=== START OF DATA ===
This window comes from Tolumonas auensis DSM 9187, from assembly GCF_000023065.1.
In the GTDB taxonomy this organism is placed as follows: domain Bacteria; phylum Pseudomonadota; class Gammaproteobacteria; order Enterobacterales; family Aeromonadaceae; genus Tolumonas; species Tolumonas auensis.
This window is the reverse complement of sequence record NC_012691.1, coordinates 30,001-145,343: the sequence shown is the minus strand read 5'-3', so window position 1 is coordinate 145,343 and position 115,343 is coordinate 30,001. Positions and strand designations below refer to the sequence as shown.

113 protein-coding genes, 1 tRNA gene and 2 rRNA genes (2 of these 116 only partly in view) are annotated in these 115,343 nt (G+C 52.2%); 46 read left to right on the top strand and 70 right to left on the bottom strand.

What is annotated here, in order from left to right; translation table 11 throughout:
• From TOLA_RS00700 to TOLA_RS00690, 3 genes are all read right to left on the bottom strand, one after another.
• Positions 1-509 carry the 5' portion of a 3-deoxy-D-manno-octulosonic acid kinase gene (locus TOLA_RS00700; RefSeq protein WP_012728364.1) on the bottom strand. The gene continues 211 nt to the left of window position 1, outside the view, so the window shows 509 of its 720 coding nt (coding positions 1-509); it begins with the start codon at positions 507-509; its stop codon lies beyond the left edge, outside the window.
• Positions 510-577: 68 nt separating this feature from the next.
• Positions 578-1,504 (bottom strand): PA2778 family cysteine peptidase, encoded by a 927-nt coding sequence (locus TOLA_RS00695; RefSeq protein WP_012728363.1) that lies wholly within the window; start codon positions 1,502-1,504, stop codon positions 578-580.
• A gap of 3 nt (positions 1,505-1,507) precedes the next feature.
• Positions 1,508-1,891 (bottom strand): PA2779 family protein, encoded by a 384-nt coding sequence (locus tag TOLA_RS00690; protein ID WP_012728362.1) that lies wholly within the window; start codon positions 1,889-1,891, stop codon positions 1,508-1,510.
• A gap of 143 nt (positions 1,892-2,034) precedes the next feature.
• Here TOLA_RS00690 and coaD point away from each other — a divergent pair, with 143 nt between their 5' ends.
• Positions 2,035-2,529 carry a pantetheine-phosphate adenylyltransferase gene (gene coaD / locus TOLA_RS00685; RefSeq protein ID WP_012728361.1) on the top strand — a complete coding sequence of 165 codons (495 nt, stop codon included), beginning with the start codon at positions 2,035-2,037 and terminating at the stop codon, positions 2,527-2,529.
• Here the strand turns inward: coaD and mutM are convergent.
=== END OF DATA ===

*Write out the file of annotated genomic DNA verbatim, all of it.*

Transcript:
This window comes from Tolumonas auensis DSM 9187, from assembly GCF_000023065.1.
In the GTDB taxonomy this organism is placed as follows: domain Bacteria; phylum Pseudomonadota; class Gammaproteobacteria; order Enterobacterales; family Aeromonadaceae; genus Tolumonas; species Tolumonas auensis.
This window is the reverse complement of sequence record NC_012691.1, coordinates 30,001-145,343: the sequence shown is the minus strand read 5'-3', so window position 1 is coordinate 145,343 and position 115,343 is coordinate 30,001. Positions and strand designations below refer to the sequence as shown.

113 protein-coding genes, 1 tRNA gene and 2 rRNA genes (2 of these 116 only partly in view) are annotated in these 115,343 nt (G+C 52.2%); 46 read left to right on the top strand and 70 right to left on the bottom strand.

What is annotated here, in order from left to right; translation table 11 throughout:
• From TOLA_RS00700 to TOLA_RS00690, 3 genes are all read right to left on the bottom strand, one after another.
• Positions 1-509 carry the 5' portion of a 3-deoxy-D-manno-octulosonic acid kinase gene (locus TOLA_RS00700; RefSeq protein WP_012728364.1) on the bottom strand. The gene continues 211 nt to the left of window position 1, outside the view, so the window shows 509 of its 720 coding nt (coding positions 1-509); it begins with the start codon at positions 507-509; its stop codon lies beyond the left edge, outside the window.
• Positions 510-577: 68 nt separating this feature from the next.
• Positions 578-1,504 (bottom strand): PA2778 family cysteine peptidase, encoded by a 927-nt coding sequence (locus TOLA_RS00695; RefSeq protein WP_012728363.1) that lies wholly within the window; start codon positions 1,502-1,504, stop codon positions 578-580.
• A gap of 3 nt (positions 1,505-1,507) precedes the next feature.
• Positions 1,508-1,891 (bottom strand): PA2779 family protein, encoded by a 384-nt coding sequence (locus tag TOLA_RS00690; protein ID WP_012728362.1) that lies wholly within the window; start codon positions 1,889-1,891, stop codon positions 1,508-1,510.
• A gap of 143 nt (positions 1,892-2,034) precedes the next feature.
• Here TOLA_RS00690 and coaD point away from each other — a divergent pair, with 143 nt between their 5' ends.
• Positions 2,035-2,529 carry a pantetheine-phosphate adenylyltransferase gene (gene coaD / locus TOLA_RS00685; RefSeq protein ID WP_012728361.1) on the top strand — a complete coding sequence of 165 codons (495 nt, stop codon included), beginning with the start codon at positions 2,035-2,037 and terminating at the stop codon, positions 2,527-2,529.
• Here the strand turns inward: coaD and mutM are convergent.